President-elect Donald Trump's pick for defense secretary made it clear Thursday that he believes Russian Federation is no friend to the USA, calling the country a "principle threat".
"I'm all for engagement, but we also have to recognize reality and what Russian Federation is up to", Mattis added later. Mattis retired from his uniformed role as head of U.S. Central Command in 2013. And when asked about women and gays in the military, especially in combat roles, he said usa forces must be the "most lethal in the world".
When asked about the role of allies in dealing with China's behaviour in the South China Sea, Mattis replied: "My view is you always want more allies with you than fewer".
Committee members had expected to be able to question Mattis before the vote. In Afghanistan, he said the Taliban has eroded some coalition successes.
He said he believed the US's strategy to retake the Syrian city of Raqqa from Islamic State would work but needed reviewing, and may need to be more aggressive.
Asked by McCain whether the military was strong enough to deal with the myriad threats it faces around the world, he emphatically said no.
As a leadership figure in the armed forces, Mattis' visits to Israel may have brought him more often to Tel Aviv, where Israel's defense ministry and defense forces are based, than to Jerusalem, where its parliament and prime minister sit. The only senators to vote against the waiver were Democrats Kirsten Gillibrand (N.Y.), Richard Blumenthal (Conn.), and Elizabeth Warren (Mass.).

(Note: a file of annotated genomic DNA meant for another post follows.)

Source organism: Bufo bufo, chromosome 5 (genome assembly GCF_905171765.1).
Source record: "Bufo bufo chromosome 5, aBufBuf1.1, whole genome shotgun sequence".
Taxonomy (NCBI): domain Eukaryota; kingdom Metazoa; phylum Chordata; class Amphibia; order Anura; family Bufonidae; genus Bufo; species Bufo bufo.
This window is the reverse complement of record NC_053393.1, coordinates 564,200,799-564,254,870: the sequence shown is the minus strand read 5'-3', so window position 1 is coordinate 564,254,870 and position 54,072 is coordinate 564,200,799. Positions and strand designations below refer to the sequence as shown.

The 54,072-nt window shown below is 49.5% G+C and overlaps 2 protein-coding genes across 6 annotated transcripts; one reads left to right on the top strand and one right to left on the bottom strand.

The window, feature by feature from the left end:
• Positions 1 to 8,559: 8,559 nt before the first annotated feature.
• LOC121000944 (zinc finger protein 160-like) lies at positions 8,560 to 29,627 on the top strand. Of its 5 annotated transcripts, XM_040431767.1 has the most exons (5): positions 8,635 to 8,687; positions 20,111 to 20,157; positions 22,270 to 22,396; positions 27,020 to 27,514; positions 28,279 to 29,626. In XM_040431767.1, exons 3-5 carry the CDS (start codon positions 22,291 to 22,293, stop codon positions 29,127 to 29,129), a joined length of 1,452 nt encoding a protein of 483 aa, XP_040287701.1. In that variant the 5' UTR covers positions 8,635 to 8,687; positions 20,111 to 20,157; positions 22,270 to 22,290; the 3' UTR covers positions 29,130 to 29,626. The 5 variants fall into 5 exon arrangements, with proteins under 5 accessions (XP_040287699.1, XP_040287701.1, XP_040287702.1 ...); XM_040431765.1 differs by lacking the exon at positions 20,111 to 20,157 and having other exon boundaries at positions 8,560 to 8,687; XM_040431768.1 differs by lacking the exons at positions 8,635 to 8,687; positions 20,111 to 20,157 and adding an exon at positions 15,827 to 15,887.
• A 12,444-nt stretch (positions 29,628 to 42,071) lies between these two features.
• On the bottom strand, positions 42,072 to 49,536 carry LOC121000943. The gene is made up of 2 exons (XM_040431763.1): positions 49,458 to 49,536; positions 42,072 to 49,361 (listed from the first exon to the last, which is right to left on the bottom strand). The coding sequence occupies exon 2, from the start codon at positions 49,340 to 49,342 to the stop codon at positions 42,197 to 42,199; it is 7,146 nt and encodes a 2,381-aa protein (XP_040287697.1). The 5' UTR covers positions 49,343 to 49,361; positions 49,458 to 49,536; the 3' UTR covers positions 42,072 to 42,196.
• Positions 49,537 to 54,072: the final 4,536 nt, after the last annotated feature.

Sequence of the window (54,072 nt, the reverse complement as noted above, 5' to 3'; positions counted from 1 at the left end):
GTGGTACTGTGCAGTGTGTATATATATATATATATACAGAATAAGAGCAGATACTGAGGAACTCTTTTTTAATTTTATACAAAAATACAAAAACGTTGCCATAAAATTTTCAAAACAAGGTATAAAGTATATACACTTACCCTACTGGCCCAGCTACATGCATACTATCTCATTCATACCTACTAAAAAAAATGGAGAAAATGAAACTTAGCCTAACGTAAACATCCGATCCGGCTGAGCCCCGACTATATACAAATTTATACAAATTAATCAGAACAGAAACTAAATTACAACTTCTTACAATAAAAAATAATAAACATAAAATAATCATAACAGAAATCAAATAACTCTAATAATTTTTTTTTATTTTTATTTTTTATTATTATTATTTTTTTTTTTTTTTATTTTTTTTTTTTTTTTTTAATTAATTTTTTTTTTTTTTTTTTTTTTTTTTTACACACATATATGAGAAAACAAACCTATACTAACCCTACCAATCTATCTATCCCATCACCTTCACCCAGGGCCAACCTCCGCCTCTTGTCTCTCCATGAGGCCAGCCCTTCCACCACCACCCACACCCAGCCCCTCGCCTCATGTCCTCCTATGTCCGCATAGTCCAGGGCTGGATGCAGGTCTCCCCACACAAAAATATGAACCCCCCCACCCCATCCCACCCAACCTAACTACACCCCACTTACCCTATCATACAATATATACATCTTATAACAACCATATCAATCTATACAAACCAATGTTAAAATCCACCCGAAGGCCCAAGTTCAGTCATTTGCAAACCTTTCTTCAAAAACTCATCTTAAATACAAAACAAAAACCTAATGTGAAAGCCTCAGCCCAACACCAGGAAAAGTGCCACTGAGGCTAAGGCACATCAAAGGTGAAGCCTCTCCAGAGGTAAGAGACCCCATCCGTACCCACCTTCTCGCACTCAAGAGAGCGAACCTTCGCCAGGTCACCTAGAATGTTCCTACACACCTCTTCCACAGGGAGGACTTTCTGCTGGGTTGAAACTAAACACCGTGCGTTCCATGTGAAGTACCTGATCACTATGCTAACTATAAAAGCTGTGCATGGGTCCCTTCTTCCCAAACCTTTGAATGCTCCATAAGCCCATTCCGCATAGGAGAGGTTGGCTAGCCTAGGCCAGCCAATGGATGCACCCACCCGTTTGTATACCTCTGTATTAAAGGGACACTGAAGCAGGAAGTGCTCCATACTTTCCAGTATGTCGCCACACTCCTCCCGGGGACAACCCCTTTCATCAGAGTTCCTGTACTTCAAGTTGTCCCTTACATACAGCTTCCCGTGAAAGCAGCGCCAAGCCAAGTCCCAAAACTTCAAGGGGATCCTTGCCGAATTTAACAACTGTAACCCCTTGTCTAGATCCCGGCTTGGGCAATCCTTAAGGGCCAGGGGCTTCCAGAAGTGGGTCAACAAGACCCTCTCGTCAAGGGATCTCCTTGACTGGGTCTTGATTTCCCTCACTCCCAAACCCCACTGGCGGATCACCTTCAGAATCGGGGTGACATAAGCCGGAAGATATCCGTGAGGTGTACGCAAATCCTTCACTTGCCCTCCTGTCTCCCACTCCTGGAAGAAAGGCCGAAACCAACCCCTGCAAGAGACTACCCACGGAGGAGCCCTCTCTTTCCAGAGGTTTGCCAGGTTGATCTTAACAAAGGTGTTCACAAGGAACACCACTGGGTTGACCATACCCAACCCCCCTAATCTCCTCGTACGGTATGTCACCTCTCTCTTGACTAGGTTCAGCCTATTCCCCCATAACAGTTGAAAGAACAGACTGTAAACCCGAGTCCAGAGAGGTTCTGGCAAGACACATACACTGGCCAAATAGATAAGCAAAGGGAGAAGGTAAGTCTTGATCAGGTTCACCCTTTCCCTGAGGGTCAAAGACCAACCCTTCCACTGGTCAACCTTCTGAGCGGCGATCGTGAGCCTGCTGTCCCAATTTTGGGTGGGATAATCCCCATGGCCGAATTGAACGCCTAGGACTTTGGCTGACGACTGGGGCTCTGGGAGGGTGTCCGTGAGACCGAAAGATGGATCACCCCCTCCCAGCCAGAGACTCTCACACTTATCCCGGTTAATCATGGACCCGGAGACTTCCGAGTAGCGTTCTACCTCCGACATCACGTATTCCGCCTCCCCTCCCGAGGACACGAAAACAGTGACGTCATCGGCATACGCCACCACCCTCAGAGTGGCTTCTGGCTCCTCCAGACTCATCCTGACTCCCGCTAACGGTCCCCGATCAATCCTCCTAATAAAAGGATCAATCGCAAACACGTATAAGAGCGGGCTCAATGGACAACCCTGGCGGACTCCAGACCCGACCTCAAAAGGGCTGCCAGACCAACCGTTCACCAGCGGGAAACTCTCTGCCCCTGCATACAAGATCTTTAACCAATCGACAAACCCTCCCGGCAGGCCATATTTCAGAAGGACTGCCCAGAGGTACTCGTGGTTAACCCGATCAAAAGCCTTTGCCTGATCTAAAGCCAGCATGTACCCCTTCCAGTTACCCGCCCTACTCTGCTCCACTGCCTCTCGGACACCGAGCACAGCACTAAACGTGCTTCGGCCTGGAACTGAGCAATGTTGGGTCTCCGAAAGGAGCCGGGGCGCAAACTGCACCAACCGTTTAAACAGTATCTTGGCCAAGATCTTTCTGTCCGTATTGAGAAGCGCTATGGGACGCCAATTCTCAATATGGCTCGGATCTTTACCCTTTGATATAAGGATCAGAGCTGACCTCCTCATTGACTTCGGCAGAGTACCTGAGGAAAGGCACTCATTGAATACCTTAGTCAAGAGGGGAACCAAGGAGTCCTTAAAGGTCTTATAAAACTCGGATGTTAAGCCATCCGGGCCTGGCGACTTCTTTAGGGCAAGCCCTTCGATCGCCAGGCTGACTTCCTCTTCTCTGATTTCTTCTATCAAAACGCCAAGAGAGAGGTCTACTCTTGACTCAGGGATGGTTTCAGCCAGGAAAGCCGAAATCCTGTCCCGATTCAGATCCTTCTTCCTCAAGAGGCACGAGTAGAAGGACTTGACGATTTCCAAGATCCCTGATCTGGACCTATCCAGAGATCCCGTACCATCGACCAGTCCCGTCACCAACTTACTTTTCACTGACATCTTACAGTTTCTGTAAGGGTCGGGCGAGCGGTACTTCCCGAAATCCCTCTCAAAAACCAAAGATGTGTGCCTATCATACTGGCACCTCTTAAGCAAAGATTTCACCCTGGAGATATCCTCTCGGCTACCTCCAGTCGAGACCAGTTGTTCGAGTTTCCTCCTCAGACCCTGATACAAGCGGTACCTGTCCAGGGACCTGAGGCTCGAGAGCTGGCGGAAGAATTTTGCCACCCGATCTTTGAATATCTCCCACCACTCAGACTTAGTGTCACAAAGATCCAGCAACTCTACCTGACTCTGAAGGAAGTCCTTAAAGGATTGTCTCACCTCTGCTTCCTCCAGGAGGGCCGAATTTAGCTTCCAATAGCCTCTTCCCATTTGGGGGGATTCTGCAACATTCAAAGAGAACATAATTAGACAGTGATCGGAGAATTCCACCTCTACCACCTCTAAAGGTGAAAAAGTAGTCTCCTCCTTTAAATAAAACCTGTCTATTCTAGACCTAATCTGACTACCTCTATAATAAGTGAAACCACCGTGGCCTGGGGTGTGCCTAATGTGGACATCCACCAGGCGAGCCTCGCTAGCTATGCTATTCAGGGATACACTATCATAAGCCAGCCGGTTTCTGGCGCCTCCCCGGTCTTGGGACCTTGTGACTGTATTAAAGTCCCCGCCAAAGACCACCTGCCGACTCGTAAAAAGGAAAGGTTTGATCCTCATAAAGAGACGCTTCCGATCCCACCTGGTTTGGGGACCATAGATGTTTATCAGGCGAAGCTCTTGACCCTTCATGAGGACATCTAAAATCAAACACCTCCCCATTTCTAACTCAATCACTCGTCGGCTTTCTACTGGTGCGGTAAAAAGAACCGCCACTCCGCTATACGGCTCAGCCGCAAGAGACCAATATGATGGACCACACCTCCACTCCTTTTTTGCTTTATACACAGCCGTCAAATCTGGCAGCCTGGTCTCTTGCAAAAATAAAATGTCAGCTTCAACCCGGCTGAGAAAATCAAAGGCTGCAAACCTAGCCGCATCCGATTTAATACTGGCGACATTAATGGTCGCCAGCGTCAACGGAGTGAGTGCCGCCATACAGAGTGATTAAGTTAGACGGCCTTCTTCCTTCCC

Prior to Thursday, there was little opposition to the waiver, even among Democrats.
Even some of Mr Trump's strongest critics say Mr Mattis merits the exception.
"I think it is an imperfect arms control agreement", Mattis told members of the Armed Services Committee.
Washington Rep. Adam Smith, the ranking Democrat on the House committee, told Politico, "I'm going to urge all House Democrats to vote no on the waiver".
He said he would ask Congress to have a joint committee to oversee the implementation of the accord, boost intelligence community monitoring and have "a combined missile defense, air and missile defense capability, for our Gulf allies". John McCain, R-Ariz., chairman of the Armed Services Committee has said.
House Democratic Whip Steny Hoyer said it was his understanding the Trump transition team had blocked Mattis from testifying. "We are committed to holding the incoming administration accountable and ensuring all who serve, regardless of their sexual orientation or gender identity, have the support and respect they need and deserve". "I don't think that is a message we should have accepted". If passed by the full Congress, it would be just the second time such a waiver was granted in USA history.